Liss: “This story we’ve had together had a tragic ending… but it’s still our story”
On the day Liss released their debut album earlier this month (June 10), the band played a special gig for family and friends in their hometown of Copenhagen. During the show, musician friends of the Danish band joined them on stage to sing the parts of Søren Holm, the band’s frontman who lost his life to suicide last year aged 25.
“It just felt weird not to do something,” bassist Villads Tyrrestrup tells NME five days after the album’s release and gig, sat in a Copenhagen bedroom alongside his bandmates. “We thought it might be inappropriate to celebrate this album like you would with a normal album, but if Søren was still here we would have a party, and we still did that in his spirit.”
Drummer Tobias Laust adds: “We’ve been talking so much about Søren’s tragic death, but we also have had so many good memories, and it feels like a story coming to an end. We wanted to celebrate our story together and this last thing we did.”
On the debut album, the poignantly titled ‘I Guess Nothing Will Be The Same’, Liss honour and celebrate their frontman’s legacy. Across 11 tracks written through the four-piece’s near-decade as a band and mixed and mastered in the wake of Holm’s death, they confirm why they were held up as one of the most promising alt-pop bands around.
A few months after Holm’s passing, the three remaining members of Liss – Tyrrestrup, Laust and guitarist Vilhelm Strange – sat down together to listen to the album, which only needed a final polish before being ready to release. “It was so hard in the beginning,” Strange remembers, “but the day after [we released the album] I was so relieved. I was less heavy.”
“It felt like he almost spoke to us,” Strange reflects of hearing the album back for the first time, before Laust picks up: “When you’re in shock after such a tragic event, you’re looking for answers in a way. Even though we knew that there weren’t any answers in the music, we couldn’t stop ourselves from trying to find [them]. It felt like our mission to get that album out when we first listened to it together. Everything is fucked up but we have this one thing still to do together, and that’s to get this album out.”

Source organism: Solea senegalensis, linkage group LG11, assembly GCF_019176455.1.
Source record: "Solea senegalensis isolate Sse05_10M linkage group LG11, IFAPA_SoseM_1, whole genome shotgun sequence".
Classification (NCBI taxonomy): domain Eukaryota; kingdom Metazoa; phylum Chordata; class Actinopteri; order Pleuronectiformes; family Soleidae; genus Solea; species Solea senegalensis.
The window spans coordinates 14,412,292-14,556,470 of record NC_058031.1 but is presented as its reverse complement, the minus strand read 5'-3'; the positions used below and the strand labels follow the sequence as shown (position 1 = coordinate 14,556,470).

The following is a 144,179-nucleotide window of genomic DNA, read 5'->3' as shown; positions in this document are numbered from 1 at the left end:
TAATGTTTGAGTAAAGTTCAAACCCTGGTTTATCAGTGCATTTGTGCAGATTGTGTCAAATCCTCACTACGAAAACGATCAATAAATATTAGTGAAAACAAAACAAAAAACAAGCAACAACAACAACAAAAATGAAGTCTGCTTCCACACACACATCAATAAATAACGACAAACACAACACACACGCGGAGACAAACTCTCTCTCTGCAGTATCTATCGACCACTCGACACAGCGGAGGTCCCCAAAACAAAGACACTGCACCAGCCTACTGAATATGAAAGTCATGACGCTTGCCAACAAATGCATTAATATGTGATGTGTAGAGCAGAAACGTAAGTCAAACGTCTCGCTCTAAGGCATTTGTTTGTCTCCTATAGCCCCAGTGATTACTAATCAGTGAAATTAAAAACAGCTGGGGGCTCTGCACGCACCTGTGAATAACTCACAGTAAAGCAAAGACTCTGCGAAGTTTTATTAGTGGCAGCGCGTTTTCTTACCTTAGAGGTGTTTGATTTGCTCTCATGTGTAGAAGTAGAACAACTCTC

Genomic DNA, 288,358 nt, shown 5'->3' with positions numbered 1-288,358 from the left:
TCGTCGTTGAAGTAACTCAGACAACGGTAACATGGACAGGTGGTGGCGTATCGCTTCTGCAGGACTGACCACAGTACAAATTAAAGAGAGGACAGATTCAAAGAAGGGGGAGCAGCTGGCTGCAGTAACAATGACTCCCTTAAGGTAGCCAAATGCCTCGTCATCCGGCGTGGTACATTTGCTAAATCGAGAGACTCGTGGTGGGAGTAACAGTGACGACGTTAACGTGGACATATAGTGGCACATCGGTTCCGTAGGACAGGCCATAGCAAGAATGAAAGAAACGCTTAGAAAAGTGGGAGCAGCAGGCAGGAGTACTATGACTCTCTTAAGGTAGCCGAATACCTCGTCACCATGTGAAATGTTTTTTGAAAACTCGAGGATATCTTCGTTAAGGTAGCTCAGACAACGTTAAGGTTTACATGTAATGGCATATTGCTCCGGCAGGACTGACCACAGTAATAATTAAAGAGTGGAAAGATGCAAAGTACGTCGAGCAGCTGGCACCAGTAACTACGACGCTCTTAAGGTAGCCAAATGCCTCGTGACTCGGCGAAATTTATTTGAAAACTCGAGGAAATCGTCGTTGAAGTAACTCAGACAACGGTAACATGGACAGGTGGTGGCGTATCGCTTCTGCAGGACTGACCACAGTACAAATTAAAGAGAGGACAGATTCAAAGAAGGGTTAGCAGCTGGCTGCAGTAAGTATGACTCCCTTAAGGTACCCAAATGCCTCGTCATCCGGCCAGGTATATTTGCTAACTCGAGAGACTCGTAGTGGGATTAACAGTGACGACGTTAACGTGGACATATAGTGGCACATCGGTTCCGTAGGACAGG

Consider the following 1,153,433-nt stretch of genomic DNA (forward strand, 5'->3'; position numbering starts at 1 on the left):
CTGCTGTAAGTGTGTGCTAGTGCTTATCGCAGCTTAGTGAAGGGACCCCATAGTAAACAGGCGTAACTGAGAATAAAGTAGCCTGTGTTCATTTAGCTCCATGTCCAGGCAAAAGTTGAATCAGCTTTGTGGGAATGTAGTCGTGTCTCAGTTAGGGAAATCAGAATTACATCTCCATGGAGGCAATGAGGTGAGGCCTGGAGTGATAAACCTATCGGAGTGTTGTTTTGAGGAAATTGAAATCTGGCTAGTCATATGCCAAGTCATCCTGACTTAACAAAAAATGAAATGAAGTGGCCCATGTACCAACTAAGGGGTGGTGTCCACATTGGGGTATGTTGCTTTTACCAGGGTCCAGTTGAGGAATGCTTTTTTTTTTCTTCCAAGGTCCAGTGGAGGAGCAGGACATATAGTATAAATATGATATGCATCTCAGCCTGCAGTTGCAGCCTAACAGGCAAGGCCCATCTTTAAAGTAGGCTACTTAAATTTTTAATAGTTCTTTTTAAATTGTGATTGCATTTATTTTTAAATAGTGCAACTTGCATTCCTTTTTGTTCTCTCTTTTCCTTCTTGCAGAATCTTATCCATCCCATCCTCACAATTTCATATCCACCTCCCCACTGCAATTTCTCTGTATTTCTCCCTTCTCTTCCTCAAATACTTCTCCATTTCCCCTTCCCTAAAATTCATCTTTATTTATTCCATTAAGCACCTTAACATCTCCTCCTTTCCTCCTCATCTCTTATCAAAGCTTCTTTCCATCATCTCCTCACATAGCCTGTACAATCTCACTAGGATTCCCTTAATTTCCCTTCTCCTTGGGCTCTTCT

After meeting at school in Aarhus, Denmark, Liss formed in 2015. Picking up immediate buzz off the back of first singles ‘Try’ and ‘Always’, their blend of smooth R&B and indie-pop melodies saw them sign to XL Recordings for debut EP ‘First’ the following year. In Holm, they had a magnetic frontman whose syrupy voice sang both of infatuation and dissatisfaction and fronted the band with an irresistibly cool air. “I know I’m good,” he told NME when we travelled to meet the band in Copenhagen in 2015, tongue only slightly in cheek. In the piece, we labelled Liss “a band on the brink of finding out how great they really are,” and across the following half-decade, they released subsequent EPs ‘Second’ (2019) and ‘Third’ (2020) which expanded their sound but maintained that indescribable magic.
“It had been a dream for all of us to be able to make music, so it was crazy to all of a sudden be in that world and getting offers,” says Laus. “At that age, when you get to live your dream it’s difficult to set your own boundaries. You want to say yes to everything but at some point you have to say no, and I think we learned that the hard way.”
Once the pandemic hit in 2020, the band finally had time to complete the debut album they had been itching to make since they formed, and decamped to a potato farm owned by Holm’s father on the Jutland peninsula in western Denmark. With three months booked in, the band set about renovating the house while working on the album at the same time.
“The main theme of the album was for us to trust each other,” Strange says of the process, before Tyrrestrup recalls their mission statement: “If something sounds good, it’s probably good.”
“Early on,” the bassist picks up, “we would say, ‘This sounds good, but maybe it could be even better!’ so spent months extra trying to work on it, which isn’t really a healthy process in the long term.”
With the album, Laust says, Liss were “embracing that we could be many different things at once. From the beginning, we said, ‘Are we supposed to be a pop band? What kind of band are we?’, whereas we found out that we could be whatever we wanted to be. There are a lot of different types of songs on this album, but it’s still us, it’s ok.”